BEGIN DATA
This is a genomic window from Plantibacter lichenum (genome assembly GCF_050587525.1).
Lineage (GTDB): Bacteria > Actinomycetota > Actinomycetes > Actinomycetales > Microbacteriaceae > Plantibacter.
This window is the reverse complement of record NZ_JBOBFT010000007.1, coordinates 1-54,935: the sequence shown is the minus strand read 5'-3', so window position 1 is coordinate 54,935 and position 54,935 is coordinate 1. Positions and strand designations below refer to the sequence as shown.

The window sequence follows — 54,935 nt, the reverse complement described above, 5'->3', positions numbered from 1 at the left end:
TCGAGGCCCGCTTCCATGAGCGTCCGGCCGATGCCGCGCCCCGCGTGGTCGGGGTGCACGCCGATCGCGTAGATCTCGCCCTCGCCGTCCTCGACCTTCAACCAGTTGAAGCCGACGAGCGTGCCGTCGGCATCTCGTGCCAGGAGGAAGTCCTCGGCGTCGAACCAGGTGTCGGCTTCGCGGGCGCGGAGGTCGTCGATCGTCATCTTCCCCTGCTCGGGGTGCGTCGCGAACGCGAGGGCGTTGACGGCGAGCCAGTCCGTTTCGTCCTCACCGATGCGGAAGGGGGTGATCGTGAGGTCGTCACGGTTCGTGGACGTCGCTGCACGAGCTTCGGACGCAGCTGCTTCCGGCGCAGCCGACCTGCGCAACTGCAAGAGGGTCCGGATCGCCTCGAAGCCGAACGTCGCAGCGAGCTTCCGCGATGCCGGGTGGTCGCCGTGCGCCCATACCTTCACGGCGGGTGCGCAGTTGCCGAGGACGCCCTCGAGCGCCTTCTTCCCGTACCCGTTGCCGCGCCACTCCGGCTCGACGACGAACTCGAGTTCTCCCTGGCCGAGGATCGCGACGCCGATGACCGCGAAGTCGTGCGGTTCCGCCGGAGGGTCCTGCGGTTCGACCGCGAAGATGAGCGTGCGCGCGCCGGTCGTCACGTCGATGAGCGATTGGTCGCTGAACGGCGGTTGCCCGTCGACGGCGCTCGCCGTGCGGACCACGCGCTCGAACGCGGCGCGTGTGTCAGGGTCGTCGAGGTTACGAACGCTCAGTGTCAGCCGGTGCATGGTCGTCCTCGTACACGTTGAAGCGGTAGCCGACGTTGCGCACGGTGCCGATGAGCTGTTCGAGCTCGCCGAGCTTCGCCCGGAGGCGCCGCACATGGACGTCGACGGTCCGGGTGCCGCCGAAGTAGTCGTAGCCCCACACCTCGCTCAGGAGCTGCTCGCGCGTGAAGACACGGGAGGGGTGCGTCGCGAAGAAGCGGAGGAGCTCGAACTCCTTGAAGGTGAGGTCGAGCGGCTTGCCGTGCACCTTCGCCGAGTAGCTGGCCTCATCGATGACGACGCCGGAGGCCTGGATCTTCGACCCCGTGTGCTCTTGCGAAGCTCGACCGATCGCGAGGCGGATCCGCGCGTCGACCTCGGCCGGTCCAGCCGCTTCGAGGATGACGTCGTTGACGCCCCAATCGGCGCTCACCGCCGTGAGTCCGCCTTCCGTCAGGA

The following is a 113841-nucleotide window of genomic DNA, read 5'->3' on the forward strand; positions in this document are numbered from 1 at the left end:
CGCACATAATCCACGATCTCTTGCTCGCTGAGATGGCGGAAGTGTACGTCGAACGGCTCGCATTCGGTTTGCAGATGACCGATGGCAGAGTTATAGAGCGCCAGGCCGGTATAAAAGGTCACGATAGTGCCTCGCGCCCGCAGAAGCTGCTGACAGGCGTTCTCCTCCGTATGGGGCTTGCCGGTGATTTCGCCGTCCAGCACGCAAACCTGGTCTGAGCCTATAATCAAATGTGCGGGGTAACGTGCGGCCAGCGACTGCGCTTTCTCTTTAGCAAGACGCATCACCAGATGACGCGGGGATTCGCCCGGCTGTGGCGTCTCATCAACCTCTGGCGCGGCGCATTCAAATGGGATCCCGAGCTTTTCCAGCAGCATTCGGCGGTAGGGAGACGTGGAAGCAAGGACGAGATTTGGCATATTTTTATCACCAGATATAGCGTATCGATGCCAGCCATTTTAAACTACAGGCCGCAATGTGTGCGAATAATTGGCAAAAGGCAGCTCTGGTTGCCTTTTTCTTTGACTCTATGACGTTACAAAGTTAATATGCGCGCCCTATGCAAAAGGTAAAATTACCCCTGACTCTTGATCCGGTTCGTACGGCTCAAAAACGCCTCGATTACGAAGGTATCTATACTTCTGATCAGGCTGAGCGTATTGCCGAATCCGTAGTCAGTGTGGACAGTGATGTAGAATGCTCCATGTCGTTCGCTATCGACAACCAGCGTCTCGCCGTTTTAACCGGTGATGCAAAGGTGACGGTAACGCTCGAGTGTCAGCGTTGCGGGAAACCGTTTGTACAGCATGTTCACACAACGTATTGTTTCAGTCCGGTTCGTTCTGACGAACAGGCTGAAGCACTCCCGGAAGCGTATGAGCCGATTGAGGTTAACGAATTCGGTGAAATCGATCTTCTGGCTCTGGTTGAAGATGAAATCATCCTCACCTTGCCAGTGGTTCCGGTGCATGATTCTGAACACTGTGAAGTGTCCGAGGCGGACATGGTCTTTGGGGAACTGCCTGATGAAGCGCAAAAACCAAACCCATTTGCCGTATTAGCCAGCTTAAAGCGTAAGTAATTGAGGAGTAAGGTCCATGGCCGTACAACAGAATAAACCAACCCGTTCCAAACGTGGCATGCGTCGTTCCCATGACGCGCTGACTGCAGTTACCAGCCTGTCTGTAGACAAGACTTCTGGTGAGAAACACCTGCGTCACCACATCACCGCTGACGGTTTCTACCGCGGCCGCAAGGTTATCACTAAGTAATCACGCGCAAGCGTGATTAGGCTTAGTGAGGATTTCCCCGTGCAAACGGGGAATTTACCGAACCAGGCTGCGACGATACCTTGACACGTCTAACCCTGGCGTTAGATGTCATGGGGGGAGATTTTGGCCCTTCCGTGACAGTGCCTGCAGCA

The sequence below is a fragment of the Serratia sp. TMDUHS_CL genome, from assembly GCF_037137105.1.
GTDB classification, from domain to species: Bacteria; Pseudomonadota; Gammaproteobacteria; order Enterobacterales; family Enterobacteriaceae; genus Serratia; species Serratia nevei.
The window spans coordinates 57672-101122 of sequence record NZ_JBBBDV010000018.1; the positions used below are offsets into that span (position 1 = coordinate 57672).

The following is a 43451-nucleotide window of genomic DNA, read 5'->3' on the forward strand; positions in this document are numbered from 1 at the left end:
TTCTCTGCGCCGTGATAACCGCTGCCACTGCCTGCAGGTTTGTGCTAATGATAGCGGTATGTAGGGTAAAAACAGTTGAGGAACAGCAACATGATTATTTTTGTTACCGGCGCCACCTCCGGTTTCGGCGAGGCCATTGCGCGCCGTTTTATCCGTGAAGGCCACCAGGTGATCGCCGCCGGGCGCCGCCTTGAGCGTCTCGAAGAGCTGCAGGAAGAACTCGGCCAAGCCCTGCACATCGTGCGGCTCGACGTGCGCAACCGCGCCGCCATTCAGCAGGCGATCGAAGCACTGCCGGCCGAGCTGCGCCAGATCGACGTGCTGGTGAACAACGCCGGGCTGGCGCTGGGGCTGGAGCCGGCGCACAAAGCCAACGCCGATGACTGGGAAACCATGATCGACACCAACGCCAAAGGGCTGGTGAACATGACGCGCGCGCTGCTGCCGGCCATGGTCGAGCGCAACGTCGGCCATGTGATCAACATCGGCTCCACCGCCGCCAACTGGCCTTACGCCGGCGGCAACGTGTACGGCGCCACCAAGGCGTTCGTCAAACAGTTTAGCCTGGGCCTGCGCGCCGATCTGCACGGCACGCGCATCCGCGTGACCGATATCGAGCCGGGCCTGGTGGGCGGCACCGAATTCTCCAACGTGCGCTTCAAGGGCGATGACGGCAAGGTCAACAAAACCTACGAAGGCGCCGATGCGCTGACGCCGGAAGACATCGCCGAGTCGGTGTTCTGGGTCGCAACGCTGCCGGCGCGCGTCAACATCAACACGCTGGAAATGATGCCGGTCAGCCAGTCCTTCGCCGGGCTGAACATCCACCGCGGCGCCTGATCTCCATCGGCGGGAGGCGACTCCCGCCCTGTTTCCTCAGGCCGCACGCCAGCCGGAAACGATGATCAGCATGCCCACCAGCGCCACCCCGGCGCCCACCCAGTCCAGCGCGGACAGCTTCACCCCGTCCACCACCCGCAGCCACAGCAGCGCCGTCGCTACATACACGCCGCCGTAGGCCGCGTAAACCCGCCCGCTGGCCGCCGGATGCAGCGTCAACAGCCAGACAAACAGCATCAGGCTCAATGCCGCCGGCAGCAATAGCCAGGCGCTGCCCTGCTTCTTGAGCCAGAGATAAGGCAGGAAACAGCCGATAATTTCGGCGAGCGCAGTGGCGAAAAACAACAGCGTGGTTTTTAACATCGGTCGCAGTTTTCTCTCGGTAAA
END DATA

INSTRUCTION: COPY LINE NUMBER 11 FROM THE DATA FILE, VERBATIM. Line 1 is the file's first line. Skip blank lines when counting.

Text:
The following is a 43451-nucleotide window of genomic DNA, read 5'->3' on the forward strand; positions in this document are numbered from 1 at the left end: